Lately, I’ve been on a personal finance kick. As a part of my life-goal of becoming “Coolest Woman Ever,” I am learning a little bit about how to make my money work for me, and the different high-interest accounts that will earn me cash without requiring me to do anything.

In a similar vein, every day, I break my own record of “most consecutive days lived.” It’s awesome. Like an HSBC Direct account, I don’t have to do anything, and I’m reaching new heights every second! Money in the bank, just by being.

But for all of the living that I am racking up, how many of my days are filled with really “living”? Generally, I feel like my life is a series of unsurprising events: wake up, call my mom, go to work, consume calories, burn calories, do my dishes, go to bed. (Alright, okay, I know – this list should also include other predictable day-to-day activities, like lip-sync to Queen’s “Somebody to Love,” email with strangers on the internet, and compulsively color-code my closet… but who’s really counting?) I am a creature of habit, thriving on routine and predictability. What is written in my calendar is what I do, rarely with any deviance. I am steady, stable, and secure.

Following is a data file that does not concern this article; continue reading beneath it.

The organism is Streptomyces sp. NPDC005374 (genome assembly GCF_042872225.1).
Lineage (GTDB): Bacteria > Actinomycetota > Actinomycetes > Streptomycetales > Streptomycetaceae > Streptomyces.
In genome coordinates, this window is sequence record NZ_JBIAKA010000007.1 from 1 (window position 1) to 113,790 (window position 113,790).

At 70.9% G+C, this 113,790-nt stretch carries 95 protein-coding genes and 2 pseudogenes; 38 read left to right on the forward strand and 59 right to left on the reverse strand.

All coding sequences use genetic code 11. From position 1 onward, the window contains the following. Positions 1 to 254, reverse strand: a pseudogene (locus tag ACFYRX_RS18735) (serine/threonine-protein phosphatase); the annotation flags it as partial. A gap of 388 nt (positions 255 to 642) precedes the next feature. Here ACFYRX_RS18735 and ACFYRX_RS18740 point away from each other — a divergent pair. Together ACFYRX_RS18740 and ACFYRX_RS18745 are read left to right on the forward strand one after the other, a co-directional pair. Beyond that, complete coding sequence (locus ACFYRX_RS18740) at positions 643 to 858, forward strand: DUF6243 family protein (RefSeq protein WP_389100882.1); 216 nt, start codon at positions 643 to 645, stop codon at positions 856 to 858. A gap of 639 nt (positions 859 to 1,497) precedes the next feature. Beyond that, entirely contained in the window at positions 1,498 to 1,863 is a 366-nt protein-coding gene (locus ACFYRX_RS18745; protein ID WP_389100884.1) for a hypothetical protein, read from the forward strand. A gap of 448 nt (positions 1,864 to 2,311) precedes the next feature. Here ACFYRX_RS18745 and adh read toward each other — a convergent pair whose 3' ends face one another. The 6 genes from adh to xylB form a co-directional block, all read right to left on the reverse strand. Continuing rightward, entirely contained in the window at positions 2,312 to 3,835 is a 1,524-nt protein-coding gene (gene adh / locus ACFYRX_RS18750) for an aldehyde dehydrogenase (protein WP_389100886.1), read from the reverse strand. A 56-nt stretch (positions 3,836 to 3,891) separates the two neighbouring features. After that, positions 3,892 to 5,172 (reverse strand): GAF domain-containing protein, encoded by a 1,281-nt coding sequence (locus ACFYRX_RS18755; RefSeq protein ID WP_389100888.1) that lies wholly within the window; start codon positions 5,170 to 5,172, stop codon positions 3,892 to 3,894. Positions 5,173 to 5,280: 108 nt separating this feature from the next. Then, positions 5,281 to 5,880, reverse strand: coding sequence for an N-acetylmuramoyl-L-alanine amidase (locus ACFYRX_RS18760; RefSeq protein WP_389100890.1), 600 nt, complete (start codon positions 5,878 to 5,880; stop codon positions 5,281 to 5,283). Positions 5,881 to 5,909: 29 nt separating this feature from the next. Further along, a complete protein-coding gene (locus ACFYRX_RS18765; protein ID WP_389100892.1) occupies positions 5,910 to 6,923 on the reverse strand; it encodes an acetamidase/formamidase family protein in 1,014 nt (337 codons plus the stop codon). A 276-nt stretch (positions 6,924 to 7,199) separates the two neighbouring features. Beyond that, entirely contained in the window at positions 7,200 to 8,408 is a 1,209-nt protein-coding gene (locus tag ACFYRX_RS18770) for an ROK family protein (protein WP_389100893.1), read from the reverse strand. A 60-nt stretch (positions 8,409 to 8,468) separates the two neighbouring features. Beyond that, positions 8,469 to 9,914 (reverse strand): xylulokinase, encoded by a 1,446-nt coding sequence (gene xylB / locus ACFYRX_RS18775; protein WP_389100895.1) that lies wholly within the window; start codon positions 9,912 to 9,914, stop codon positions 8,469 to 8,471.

And a little bit restless.

These days, I am trying to open myself up to the possibilities that life has to offer. So far, this is proving to be a very extraordinary decision, and most of the time, I feel happy when I have allowed myself to get sidetracked from “the Plan.” I find myself saying “yes” to social engagements more often these days, even when my initial reaction is, “No thanks, I’d rather stay home and blog.” And I am usually pleasantly surprised at the interactions that I have as a result. Today, when I unexpectedly ran into my friend Zach at Caffe Ladro, I spent an unplanned hour and a half hearing about his life, and then sitting in his Volvo to listen to two songs that he’d written. It was a sweet time, and I feel like I know him better now as a result. I don’t really know what I’m doing tomorrow night, and I don’t feel frantic to figure it out. Because I’m pretty sure that when the time comes, I’ll find myself doing something.

In the fall, I will quit my job and hit the road for 4 unprogrammed months. For some odd reason, I am not freaking out about this. In fact, it sounds blissful and adventuresome – to be on the road with only what the Honda will carry, a vagabond in a red dress, funded in part by the money that is miraculously percolating in my savings account.

Seriously. HSBC Direct. Do yourself a favor and check. it. out.


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